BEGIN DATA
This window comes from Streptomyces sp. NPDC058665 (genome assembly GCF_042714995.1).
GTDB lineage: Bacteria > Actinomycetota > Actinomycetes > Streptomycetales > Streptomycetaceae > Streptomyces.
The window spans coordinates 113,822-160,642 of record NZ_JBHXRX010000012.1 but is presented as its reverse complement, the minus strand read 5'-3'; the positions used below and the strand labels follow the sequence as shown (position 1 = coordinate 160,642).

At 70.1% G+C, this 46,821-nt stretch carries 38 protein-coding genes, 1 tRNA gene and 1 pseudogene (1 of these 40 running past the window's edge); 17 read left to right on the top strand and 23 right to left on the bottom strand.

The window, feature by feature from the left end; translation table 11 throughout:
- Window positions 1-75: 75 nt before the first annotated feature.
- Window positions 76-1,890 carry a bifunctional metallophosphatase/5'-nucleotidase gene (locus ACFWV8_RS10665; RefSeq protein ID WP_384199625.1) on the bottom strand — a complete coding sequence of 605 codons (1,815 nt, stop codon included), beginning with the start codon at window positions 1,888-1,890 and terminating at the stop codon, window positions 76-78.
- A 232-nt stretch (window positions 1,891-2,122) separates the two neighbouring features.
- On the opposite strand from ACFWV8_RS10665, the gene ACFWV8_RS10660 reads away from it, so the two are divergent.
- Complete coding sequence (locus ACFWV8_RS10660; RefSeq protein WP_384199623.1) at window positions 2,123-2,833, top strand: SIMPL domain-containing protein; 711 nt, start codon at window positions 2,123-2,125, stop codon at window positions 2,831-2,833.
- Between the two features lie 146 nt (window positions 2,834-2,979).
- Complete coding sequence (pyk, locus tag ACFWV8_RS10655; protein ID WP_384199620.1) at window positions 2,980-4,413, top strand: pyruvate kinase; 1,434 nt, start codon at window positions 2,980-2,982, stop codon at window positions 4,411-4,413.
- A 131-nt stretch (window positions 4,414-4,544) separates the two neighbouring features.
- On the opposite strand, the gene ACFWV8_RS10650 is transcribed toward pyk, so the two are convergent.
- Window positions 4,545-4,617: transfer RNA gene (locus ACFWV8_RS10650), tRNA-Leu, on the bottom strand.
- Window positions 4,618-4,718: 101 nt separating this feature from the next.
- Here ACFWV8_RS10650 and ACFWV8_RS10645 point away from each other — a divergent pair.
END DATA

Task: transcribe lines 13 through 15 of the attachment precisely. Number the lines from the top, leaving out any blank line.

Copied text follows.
- A 131-nt stretch (window positions 4,414-4,544) separates the two neighbouring features.
- On the opposite strand, the gene ACFWV8_RS10650 is transcribed toward pyk, so the two are convergent.
- Window positions 4,545-4,617: transfer RNA gene (locus ACFWV8_RS10650), tRNA-Leu, on the bottom strand.